Unquestionably, the Shelby Mustang is one of those rare American automotive icons that have transcended the collector car hobby, becoming a full-fledged popular culture phenomenon in the process. But the foundation of the legendary car, often lost in its now-mythic lore, was a more modest racing initiative intended to give Ford’s new Mustang a marketing edge over its anticipated competitors, the Barracuda and the Camaro.
As is widely known to even casual automotive enthusiasts today, Ford approached Cobra maestro Carroll Shelby in mid-1964 to oversee the program, and details were soon finalized for the provision of fastback-bodied Mustangs, a new body style for 1965. Shelby would homologate a street production run of at least 100 examples of the newly dubbed GT350 so that the car could qualify for SCCA B/Production competition. The ruggedly sporty GT350 street cars featured an upgraded suspension and brakes, with an un-tuned version of Ford’s famous 289 Hi-Po motor, which Shelby had recently utilized to great success in the Cobras. With just a hint of refinement in items like an elegant wood-rimmed steering wheel, the GT350 convincingly mimicked European GT sports car sensibilities while offering unbridled American horsepower and race-inspired weight distribution, epitomized by the placement of the battery and the fuel filler in the trunk.
As rugged and rare as the GT350 street cars were, though, they paled in comparison to the competition examples that were further modified for racing, of which only 36 were produced, including the two prototypes. These R-models arrived in stock-form from the San Jose factory, with even more equipment stripped away, absent of steel hoods and latches, rear seats, radios, heaters, an exhaust system, windows and rear glass, door panels, headliners, sound deadeners, and badging. From this blank slate, Shelby conducted the rigorous GT350 suspension tuning and has now extensively modified the motor. The famous Hi-Po engines were removed and disassembled, with the heads being shipped to Valley Head Service for porting and polishing. Upon return, the motor was internally rebalanced and rebuilt to blueprint specifications with the installation of a competition camshaft.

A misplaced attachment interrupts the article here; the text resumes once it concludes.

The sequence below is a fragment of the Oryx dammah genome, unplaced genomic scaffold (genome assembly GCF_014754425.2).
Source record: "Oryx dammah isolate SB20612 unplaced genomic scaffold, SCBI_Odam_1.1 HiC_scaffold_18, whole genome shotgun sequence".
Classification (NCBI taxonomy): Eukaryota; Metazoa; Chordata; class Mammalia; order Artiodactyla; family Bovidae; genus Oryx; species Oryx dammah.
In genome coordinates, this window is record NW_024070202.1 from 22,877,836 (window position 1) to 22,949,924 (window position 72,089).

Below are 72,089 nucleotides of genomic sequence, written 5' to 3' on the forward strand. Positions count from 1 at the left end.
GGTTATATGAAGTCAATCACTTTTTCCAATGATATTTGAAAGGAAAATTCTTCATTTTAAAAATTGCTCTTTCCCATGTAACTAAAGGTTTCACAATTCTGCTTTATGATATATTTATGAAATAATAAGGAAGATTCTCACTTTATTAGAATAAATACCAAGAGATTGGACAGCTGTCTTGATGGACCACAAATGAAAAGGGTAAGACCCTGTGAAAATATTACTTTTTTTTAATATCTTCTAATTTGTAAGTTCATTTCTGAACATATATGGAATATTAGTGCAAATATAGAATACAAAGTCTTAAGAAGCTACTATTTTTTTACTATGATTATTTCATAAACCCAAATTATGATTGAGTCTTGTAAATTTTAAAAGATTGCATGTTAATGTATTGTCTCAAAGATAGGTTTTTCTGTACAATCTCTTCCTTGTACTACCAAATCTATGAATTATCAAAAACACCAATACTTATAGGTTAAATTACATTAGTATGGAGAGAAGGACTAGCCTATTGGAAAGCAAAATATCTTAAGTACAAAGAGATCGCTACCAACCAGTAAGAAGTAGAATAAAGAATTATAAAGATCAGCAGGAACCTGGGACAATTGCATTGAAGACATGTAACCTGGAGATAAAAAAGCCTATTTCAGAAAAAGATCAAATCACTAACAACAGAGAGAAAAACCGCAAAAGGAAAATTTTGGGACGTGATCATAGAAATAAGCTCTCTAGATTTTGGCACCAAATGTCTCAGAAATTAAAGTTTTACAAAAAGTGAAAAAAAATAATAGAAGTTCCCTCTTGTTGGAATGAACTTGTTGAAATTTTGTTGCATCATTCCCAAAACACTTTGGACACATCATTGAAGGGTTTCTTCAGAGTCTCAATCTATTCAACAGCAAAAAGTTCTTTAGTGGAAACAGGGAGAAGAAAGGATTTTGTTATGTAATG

The cooling system was upgraded with a larger radiator and oil cooler, and an aluminum plenum was fitted to funnel air from the hood scoop to the Holley carburetor, which fed a new aluminum intake manifold. Body modifications included a new fiberglass front air dam in place of the bumper, Plexiglass windows and rear glass, and aluminum covers over the former c-pillar vents. Built in three separate batches during 1965 and early-1966, the R-models were completed with the re-installation of the engines, which were often installed irrespective of the car from which they originally came, an identification issue that was solved with a brand new Shelby American data plate featuring a newly assigned chassis number.
According to the Shelby American Automobile Club register, this heart-stopping and powerful R-model was date-ordered by the company on March 18, 1965, slightly more than a month after Ken Miles’ successful R-model debut, a victory at Green Valley Raceway. Shipped from Ford’s San Jose plant on May 20, this car was received by Shelby American two days later, and they began factory modifications on June 24, with work order number 17528. Completed on February 22, 1966, as an example of the third batch of R-models.
Part of the RM Auctions event in Arizona in January, 2013.
347 cu. in. OHV V-8 engine with aluminum heads, four-barrel 800 CFM carburetor, four-speed manual transmission, independent front suspension with coil springs, live axle rear suspension with leaf springs and traction bar, and front disc and rear drum brakes. Wheelbase: 108 in.
Source: RM Auctions Photo Credit: Copyright Neil Fraser